29 October 2020

The Guardian: “Hand dryers v paper towels: the surprisingly dirty fight for the right to dry your hands”

Public bathrooms offer three primary options to dry a pair of wet hands. First, there is the venerable crisp-pleated paper towel. Second, the old-style warm-air dryer: those indestructible metal carapaces that, through their snouts, breathe down upon our hands. And finally, the jet dryer sub-species of the sort Dyson makes, whose gale-force winds promise to shear away every drop of moisture rather than slowly evaporating it. In the quest to dominate the world’s restrooms, Campbell discovered, Dryer v Towel is a pitched contest of business strategy and public relations. Expect to be lied to a lot, Campbell told me. It’s almost like the cola wars. You have Pepsi v Coke, and you have hand dryers v paper towels.

The chief battleground for this duel is public hygiene. Science has tried and failed to come to a consensus about the hygienic superiority of one product over the other. Even so, the paper towel industry has funded or promoted a rash of studies claiming that hand dryers turn bathrooms into mosh pits of pathogens. These results almost always make news. Any sort of health scare is a gift to a journalist – an opportunity to write viral headlines such as “Hand dryers are blowing bacteria all over your hands” or “Hand Dryers are Germ-Flinging Bullshit”.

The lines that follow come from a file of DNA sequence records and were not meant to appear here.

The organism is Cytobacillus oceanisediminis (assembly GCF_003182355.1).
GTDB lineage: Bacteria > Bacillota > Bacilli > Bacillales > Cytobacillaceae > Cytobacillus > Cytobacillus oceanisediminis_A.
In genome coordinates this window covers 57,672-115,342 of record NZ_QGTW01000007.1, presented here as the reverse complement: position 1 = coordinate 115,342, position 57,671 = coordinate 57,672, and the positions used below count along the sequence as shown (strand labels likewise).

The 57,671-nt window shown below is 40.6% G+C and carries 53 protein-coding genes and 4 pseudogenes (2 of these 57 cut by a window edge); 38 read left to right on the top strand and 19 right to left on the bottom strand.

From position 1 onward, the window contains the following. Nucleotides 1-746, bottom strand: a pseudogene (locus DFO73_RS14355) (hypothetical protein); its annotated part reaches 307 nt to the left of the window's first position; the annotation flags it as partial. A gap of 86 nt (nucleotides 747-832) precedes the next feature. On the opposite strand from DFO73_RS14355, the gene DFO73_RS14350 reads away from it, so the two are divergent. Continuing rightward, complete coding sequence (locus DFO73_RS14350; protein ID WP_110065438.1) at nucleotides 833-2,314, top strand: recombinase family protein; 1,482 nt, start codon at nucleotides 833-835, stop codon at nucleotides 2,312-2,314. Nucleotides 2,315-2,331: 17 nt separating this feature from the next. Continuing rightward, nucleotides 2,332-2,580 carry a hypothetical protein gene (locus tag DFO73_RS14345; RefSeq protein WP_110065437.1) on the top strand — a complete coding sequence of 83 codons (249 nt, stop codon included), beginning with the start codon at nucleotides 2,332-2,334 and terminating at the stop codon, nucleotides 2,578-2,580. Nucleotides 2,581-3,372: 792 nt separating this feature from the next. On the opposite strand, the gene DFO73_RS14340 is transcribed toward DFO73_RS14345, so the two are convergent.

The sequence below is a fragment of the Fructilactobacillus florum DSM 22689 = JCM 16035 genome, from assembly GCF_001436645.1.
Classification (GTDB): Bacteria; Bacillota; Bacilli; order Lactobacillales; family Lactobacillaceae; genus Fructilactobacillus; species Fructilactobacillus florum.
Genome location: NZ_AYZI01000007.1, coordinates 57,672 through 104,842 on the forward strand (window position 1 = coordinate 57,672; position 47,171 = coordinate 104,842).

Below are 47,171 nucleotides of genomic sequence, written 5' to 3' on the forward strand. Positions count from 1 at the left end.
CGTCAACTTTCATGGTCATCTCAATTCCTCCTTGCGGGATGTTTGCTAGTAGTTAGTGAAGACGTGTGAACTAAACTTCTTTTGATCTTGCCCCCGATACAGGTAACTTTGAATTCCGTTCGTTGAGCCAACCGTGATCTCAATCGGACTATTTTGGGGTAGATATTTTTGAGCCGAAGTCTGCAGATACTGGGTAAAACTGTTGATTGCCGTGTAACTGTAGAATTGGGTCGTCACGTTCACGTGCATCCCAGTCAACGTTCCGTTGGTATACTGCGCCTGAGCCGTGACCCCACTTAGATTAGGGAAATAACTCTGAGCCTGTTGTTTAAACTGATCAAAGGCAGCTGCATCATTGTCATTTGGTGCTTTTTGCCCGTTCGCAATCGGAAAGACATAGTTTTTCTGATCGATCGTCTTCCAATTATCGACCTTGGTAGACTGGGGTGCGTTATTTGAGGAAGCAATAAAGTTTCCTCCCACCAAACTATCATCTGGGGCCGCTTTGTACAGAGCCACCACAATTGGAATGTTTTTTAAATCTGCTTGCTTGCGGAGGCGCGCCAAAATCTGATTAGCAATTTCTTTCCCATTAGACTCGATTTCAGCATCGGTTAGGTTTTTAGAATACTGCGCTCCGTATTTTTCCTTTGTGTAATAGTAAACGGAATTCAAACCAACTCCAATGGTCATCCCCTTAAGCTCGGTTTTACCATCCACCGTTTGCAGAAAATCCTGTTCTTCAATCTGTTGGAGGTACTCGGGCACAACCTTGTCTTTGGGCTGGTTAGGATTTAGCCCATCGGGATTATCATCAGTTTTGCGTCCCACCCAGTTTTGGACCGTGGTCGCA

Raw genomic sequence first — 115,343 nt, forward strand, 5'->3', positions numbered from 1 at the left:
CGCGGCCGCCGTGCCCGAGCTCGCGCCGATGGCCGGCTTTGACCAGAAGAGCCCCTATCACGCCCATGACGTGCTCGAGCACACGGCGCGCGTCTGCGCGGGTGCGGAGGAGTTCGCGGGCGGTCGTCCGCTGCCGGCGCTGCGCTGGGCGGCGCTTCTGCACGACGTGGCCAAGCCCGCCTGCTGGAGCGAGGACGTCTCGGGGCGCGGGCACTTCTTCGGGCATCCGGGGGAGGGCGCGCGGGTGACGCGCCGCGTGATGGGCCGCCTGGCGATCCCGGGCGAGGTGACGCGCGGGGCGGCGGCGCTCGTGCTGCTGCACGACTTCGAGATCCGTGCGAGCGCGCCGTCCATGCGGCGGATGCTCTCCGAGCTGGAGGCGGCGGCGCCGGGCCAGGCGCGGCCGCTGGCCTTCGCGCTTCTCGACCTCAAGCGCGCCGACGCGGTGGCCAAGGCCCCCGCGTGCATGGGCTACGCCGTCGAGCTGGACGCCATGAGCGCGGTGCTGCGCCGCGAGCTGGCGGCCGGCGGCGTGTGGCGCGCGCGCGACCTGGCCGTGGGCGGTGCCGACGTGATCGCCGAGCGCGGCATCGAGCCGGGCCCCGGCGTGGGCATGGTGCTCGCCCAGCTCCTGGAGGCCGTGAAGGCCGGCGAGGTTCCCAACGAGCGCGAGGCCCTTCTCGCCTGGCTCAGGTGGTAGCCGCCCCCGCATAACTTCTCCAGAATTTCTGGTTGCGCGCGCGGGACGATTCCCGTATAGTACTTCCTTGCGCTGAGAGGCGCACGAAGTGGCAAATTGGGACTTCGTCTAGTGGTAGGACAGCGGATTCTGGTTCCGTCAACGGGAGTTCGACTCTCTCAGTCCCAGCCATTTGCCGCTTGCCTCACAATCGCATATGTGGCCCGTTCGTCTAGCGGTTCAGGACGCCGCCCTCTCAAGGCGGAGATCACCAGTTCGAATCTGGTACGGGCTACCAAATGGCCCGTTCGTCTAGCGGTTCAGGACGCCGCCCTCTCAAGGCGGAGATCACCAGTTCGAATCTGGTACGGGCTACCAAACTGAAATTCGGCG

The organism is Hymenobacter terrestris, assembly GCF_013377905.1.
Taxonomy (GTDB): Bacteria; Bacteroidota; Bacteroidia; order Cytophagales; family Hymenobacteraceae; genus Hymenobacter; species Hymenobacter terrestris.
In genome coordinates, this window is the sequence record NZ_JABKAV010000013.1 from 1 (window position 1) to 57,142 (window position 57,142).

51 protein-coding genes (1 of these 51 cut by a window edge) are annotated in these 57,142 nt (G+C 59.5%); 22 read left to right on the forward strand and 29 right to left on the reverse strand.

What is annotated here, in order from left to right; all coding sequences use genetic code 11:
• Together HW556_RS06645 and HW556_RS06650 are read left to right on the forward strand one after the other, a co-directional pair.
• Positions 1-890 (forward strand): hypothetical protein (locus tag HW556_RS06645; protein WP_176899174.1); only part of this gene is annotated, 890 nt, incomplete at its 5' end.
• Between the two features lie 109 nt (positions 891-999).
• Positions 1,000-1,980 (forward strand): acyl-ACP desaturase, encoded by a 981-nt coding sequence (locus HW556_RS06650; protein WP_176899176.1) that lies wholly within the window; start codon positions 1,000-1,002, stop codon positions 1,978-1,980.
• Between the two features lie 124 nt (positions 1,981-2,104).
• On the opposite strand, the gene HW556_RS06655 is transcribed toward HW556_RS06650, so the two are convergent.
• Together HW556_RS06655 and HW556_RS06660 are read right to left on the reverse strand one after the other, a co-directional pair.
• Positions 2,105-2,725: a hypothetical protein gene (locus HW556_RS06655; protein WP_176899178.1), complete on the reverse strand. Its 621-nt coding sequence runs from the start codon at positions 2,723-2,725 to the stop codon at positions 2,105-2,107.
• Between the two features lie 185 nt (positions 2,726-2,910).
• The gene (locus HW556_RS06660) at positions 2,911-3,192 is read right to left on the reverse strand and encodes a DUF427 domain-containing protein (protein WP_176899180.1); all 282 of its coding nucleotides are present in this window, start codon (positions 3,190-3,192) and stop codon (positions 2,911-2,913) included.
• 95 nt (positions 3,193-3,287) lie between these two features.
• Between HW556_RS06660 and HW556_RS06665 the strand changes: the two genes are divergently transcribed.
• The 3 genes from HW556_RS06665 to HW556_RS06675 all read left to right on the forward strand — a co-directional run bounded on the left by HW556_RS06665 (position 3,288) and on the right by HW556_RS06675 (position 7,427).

Samanth Subramanian

Nice overview of a mundane topic. There are numerous arguments for and against the two competing options, and unfortunately increasingly hard to cut through advertising and studies funded by each side to discredit the other to find impartial facts.

Hand dryers v paper towels illustration
Illustration: Leon Edler

I must admit, I have always been firmly in the ‘towel’ camp, not necessarily because of hygiene concerns, but because I usually find it hard to dry my hands properly with a dryer – and I hate leaving the toilet with moist hands. I would be curious to see how public perception has changed this year – I imagine people are much more reluctant to use hand dryers during the pandemic. No matter what manufacturers and studies may say, it only takes one infected person who did not wash his hands properly before putting them in the dryer to contaminate the entire room with viral aerosol particles.

At its most audacious, the hand dryer is an expression of faith in the mechanical – in the premise that no cubic inch of our day is too trivial to remain unimproved by technology. The wipe of a hand upon a square of natural fibre is an astonishingly ancient action; it is difficult to imagine prehistoric hunter-gatherers getting their hands dry in any other manner. The hand dryer’s essential ambition is to break a human habit tens of thousands of years old, and to persuade us that the few times we dry our hands daily, for a few seconds every time, warrants a machine. It dares us to submit to its idea of modern life.

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